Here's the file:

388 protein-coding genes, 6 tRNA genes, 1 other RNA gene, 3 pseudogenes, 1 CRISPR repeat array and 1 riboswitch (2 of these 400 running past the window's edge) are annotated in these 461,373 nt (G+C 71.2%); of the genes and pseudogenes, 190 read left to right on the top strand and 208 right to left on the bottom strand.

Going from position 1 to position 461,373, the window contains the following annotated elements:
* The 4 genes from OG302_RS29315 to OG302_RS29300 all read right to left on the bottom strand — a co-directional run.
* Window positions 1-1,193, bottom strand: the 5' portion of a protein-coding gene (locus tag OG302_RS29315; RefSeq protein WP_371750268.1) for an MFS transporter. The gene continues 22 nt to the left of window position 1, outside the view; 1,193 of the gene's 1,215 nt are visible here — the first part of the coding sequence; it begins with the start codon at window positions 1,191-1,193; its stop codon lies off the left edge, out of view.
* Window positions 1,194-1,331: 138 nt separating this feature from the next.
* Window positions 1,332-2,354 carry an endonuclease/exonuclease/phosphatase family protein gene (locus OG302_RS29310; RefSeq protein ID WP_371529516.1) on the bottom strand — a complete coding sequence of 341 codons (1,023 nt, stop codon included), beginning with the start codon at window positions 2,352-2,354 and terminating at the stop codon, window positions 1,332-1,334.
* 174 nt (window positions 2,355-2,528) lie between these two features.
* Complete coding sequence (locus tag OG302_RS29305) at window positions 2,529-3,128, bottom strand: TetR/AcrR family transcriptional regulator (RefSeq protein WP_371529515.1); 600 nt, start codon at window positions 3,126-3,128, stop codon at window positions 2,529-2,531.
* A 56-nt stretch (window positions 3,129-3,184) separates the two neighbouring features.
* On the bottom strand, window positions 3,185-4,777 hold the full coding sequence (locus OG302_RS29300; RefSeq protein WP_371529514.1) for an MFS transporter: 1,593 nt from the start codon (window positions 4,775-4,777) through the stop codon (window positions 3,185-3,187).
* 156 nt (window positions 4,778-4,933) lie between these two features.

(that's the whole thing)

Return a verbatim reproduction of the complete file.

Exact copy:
388 protein-coding genes, 6 tRNA genes, 1 other RNA gene, 3 pseudogenes, 1 CRISPR repeat array and 1 riboswitch (2 of these 400 running past the window's edge) are annotated in these 461,373 nt (G+C 71.2%); of the genes and pseudogenes, 190 read left to right on the top strand and 208 right to left on the bottom strand.

Going from position 1 to position 461,373, the window contains the following annotated elements:
* The 4 genes from OG302_RS29315 to OG302_RS29300 all read right to left on the bottom strand — a co-directional run.
* Window positions 1-1,193, bottom strand: the 5' portion of a protein-coding gene (locus tag OG302_RS29315; RefSeq protein WP_371750268.1) for an MFS transporter. The gene continues 22 nt to the left of window position 1, outside the view; 1,193 of the gene's 1,215 nt are visible here — the first part of the coding sequence; it begins with the start codon at window positions 1,191-1,193; its stop codon lies off the left edge, out of view.
* Window positions 1,194-1,331: 138 nt separating this feature from the next.
* Window positions 1,332-2,354 carry an endonuclease/exonuclease/phosphatase family protein gene (locus OG302_RS29310; RefSeq protein ID WP_371529516.1) on the bottom strand — a complete coding sequence of 341 codons (1,023 nt, stop codon included), beginning with the start codon at window positions 2,352-2,354 and terminating at the stop codon, window positions 1,332-1,334.
* 174 nt (window positions 2,355-2,528) lie between these two features.
* Complete coding sequence (locus tag OG302_RS29305) at window positions 2,529-3,128, bottom strand: TetR/AcrR family transcriptional regulator (RefSeq protein WP_371529515.1); 600 nt, start codon at window positions 3,126-3,128, stop codon at window positions 2,529-2,531.
* A 56-nt stretch (window positions 3,129-3,184) separates the two neighbouring features.
* On the bottom strand, window positions 3,185-4,777 hold the full coding sequence (locus OG302_RS29300; RefSeq protein WP_371529514.1) for an MFS transporter: 1,593 nt from the start codon (window positions 4,775-4,777) through the stop codon (window positions 3,185-3,187).
* 156 nt (window positions 4,778-4,933) lie between these two features.